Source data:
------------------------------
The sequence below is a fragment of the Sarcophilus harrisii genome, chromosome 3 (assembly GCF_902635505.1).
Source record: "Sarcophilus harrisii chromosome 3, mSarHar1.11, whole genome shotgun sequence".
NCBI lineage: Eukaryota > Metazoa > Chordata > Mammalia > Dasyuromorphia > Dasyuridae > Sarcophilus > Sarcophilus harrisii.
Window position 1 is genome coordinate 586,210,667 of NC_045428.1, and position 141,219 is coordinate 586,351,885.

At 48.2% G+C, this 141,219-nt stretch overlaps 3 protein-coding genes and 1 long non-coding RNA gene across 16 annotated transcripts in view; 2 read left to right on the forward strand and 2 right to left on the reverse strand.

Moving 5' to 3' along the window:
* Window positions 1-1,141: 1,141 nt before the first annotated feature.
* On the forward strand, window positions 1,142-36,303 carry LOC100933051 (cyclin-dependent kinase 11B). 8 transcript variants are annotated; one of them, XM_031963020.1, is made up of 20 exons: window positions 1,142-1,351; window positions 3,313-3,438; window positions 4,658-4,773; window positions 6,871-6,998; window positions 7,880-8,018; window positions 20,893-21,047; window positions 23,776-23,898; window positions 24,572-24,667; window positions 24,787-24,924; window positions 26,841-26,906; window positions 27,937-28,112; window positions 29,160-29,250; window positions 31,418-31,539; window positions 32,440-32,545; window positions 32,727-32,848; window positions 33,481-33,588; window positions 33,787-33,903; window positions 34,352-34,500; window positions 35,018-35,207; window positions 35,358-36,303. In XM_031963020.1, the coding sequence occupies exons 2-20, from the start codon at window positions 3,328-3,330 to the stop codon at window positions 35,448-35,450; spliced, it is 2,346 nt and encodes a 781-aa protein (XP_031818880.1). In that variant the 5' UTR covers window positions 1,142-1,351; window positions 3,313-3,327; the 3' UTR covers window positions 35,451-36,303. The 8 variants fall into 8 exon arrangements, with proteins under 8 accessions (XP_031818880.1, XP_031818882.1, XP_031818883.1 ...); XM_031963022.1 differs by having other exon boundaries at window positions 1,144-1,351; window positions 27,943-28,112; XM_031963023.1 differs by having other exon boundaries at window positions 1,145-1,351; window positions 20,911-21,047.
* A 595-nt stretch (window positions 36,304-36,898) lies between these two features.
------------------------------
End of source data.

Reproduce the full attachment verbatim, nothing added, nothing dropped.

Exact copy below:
The sequence below is a fragment of the Sarcophilus harrisii genome, chromosome 3 (assembly GCF_902635505.1).
Source record: "Sarcophilus harrisii chromosome 3, mSarHar1.11, whole genome shotgun sequence".
NCBI lineage: Eukaryota > Metazoa > Chordata > Mammalia > Dasyuromorphia > Dasyuridae > Sarcophilus > Sarcophilus harrisii.
Window position 1 is genome coordinate 586,210,667 of NC_045428.1, and position 141,219 is coordinate 586,351,885.

At 48.2% G+C, this 141,219-nt stretch overlaps 3 protein-coding genes and 1 long non-coding RNA gene across 16 annotated transcripts in view; 2 read left to right on the forward strand and 2 right to left on the reverse strand.

Moving 5' to 3' along the window:
* Window positions 1-1,141: 1,141 nt before the first annotated feature.
* On the forward strand, window positions 1,142-36,303 carry LOC100933051 (cyclin-dependent kinase 11B). 8 transcript variants are annotated; one of them, XM_031963020.1, is made up of 20 exons: window positions 1,142-1,351; window positions 3,313-3,438; window positions 4,658-4,773; window positions 6,871-6,998; window positions 7,880-8,018; window positions 20,893-21,047; window positions 23,776-23,898; window positions 24,572-24,667; window positions 24,787-24,924; window positions 26,841-26,906; window positions 27,937-28,112; window positions 29,160-29,250; window positions 31,418-31,539; window positions 32,440-32,545; window positions 32,727-32,848; window positions 33,481-33,588; window positions 33,787-33,903; window positions 34,352-34,500; window positions 35,018-35,207; window positions 35,358-36,303. In XM_031963020.1, the coding sequence occupies exons 2-20, from the start codon at window positions 3,328-3,330 to the stop codon at window positions 35,448-35,450; spliced, it is 2,346 nt and encodes a 781-aa protein (XP_031818880.1). In that variant the 5' UTR covers window positions 1,142-1,351; window positions 3,313-3,327; the 3' UTR covers window positions 35,451-36,303. The 8 variants fall into 8 exon arrangements, with proteins under 8 accessions (XP_031818880.1, XP_031818882.1, XP_031818883.1 ...); XM_031963022.1 differs by having other exon boundaries at window positions 1,144-1,351; window positions 27,943-28,112; XM_031963023.1 differs by having other exon boundaries at window positions 1,145-1,351; window positions 20,911-21,047.
* A 595-nt stretch (window positions 36,304-36,898) lies between these two features.